Like millions of other people around the world, Anu Kaljurand, a 21-year-old student at BYU, read the headlines with a mixture of emotions earlier this month. ESTONIA CLAIMS INDEPENDENCE. First there was surprise, and then there was joy and then there was . . . worry.
"I haven't called home yet," she said. "I think it's a good thing, what is happening. But I hope there are not going to be any problems. They might close the borders and not let anyone out."These were more than mere casual musings. Kaljurand comes from Estonia, the northernmost of the three Baltic republics that were swallowed up by the Soviet Union a half-century ago, but that have since, one by one, proclaimed their independence.
For Kaljurand, independence had come early. Because of glasnost and perestroika and all the other landmark events of the past year, she managed to come to the U.S. last January - with or without Moscow's knowledge - to pursue her education and her athletic career. With her school year coming to end, she was preparing to return home for the summer in a few days, but then there were those headlines.
"She's fearful about going back," says BYU track coach Craig Poole. "She might not be able to return to the U.S."
So it goes for a young co-ed breaking yet more new ground in a time of vast changes. A world-class long jumper, Kaljurand is believed to be the only Soviet athlete competing in the U.S. collegiate ranks. And, curiously, the Soviets might not even know it.
"I don't think anyone in Moscow knows I'm here," says Anu.
Or perhaps no one cares. Soviet athletic officials seemed to have given up on Kaljurand and her tiny, brittle feet, never mind that she was once the most promising of junior-aged long jumpers in the world.
"They don't know she's here, and they won't until they see the results here," says Poole. "Then they might care."
That's because, in the brief time Kaljurand has been in the U.S., she has tried several new events for the first time in her life, and produced some prodigious marks. In her first (and only) heptathlon, she finished third in the Texas Relays last month with a score of 5,468 points - the fourth best collegiate mark in the nation. In the fourth 100-meter hurdles race of her life, she clocked 13.97, a mere .5 of a second off national-class territory. This year Kaljurand also has tried, for the first time, the high jump (she cleared 5-7), sprinting (12.04 for 100 meters) and the javelin and shot put (42 feet and 142 feet) - all in the space of four months, with only limited training because of a recurring foot injury.
"She is a phenomenal athlete," says Poole. "We haven't begun to tap her talent."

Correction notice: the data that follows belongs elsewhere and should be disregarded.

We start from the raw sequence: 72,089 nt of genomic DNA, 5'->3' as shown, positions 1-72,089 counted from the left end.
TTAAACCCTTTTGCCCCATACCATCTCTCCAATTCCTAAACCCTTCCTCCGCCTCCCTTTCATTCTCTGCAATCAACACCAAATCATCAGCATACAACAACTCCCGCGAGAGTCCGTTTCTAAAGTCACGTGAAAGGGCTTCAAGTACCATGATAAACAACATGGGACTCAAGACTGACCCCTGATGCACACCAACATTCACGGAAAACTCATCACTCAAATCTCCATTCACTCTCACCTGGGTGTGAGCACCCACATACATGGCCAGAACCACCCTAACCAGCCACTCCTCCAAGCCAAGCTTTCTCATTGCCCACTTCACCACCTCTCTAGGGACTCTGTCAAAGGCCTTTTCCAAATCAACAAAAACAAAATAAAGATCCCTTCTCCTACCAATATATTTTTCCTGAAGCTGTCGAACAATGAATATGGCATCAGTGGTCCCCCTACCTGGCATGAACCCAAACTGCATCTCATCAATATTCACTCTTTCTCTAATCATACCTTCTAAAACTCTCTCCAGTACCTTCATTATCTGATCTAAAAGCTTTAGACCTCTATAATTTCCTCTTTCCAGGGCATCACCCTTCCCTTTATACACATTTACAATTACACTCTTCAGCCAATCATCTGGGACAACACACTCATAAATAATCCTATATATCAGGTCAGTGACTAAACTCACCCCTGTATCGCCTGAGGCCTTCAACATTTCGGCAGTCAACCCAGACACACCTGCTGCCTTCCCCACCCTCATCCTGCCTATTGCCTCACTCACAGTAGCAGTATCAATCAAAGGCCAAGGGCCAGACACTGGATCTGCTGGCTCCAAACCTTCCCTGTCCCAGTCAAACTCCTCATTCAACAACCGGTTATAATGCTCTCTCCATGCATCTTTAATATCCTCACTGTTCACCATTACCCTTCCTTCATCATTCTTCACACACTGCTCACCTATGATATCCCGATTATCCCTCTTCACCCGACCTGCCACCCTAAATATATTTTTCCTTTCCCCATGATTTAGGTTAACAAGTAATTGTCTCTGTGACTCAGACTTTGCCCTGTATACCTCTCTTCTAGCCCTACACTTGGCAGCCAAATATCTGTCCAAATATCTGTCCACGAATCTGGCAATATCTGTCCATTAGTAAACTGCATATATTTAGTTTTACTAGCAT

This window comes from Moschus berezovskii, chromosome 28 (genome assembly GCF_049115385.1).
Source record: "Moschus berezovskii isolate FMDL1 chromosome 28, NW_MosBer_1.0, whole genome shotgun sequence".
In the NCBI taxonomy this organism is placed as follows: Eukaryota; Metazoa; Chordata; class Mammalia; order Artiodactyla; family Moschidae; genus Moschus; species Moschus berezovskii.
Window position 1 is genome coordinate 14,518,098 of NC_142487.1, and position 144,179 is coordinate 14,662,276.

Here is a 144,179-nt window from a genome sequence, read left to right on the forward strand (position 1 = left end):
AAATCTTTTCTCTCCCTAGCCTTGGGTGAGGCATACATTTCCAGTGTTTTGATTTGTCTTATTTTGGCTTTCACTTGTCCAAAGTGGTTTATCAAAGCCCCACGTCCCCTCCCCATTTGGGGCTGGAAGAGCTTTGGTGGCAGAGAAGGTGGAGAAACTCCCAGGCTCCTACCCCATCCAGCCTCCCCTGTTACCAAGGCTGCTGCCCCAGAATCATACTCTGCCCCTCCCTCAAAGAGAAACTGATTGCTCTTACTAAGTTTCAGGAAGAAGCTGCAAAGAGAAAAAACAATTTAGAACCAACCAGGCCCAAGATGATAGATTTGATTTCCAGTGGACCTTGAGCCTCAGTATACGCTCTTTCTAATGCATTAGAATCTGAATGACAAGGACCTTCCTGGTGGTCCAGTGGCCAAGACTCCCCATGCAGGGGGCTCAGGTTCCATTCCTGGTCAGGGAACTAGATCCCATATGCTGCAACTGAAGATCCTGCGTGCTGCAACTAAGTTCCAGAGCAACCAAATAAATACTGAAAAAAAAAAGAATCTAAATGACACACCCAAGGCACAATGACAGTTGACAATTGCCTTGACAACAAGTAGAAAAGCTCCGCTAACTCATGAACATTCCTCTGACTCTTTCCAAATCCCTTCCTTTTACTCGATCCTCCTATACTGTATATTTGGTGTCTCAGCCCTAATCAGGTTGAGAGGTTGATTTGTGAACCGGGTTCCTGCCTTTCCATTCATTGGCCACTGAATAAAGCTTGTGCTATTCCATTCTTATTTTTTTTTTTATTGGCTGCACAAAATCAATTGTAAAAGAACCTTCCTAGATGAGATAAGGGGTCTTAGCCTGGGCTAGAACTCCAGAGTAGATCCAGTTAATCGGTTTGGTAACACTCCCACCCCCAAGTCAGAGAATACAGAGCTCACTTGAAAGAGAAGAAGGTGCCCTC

So versatile and athletic is Kaljurand that at the High Country Athletic Conference championships two weeks ago in Fort Collins, Colo., she was scheduled to compete in the 100-meter dash, 100 hurdles, long jump, triple jump, javelin, 4 x 100 relay - and the heptathlon. Alas, a back injury forced her out of the competition. This weekend she will compete in the heptathlon in the NCAA Track and Field Championships in Durham, N.C.
Sign of the times: there's a Soviet attending school in Provo, and hardly anyone seems to know about it. Most of her classmates - presumably not geography majors - have never heard of Estonia. As a concession to such ignorance, Kaljurand must explain that her home is in the Soviet Union.
At least now she can explain. When Kaljurand first arrived in Provo, she was barely conversant in English; she is now fluent in English, not to mention Russian, Estonian and Finnish.
"She is a very good student," says Poole. And a very serious one. Take note, spoiled U.S. collegiate athletes: "One reason I wanted to come here was because I can study and train at the same time," she says. "At the (Soviet) camps, we never studied. We went to school when we were home, but I didn't learn anything. The teachers didn't demand anything, because they knew I would be gone again. Sport is a small part of my life. Then I have to have my education. I want to prove I can do both."
So far she is proving just that. Kaljurand, who majors in language (what else?), pulled a 3.8 grade point average last semester (she also has applied for a job to proofread Russian translations of the Book of Mormon).
In the meantime, her athletic career has found new life, although it procedes with caution. Kaljurand reinjured her foot during a February hurdle race and missed most of the indoor season. It is largely because of continued foot problems that she has devoted less time to the long jump and more time to other events. Her best jump this season is 19-11 1/4.
"I still have a fear of it (the foot) when I long jump," she says. "That's one reason I haven't jumped as well this year."
If anything, Poole, who blames the Soviet training regimen for her injuries, is undertraining Kaljurand to preserve her feet. "It was just too much for her to handle," he says. "They gave a 25-year-old's training routine to a 19-year-old. They had her doing jumping drills every day."
Looking ahead, there seems to be little doubt Kaljurand can improve significantly. She is still a baby in the heptathlon. And she has rarely lifted weights. "My strength is natural," she says.
Kaljurand plans to return to BYU next year, but that is not so much the question at the moment. The question is, can she go home again? Poole, for one, hopes the doors remain open both ways. "I'm going to recruit all those Eastern Bloc countries in the future," says the coach. "Those athletes are less expensive than American kids, and you know what else? They're thankful for the opportunity."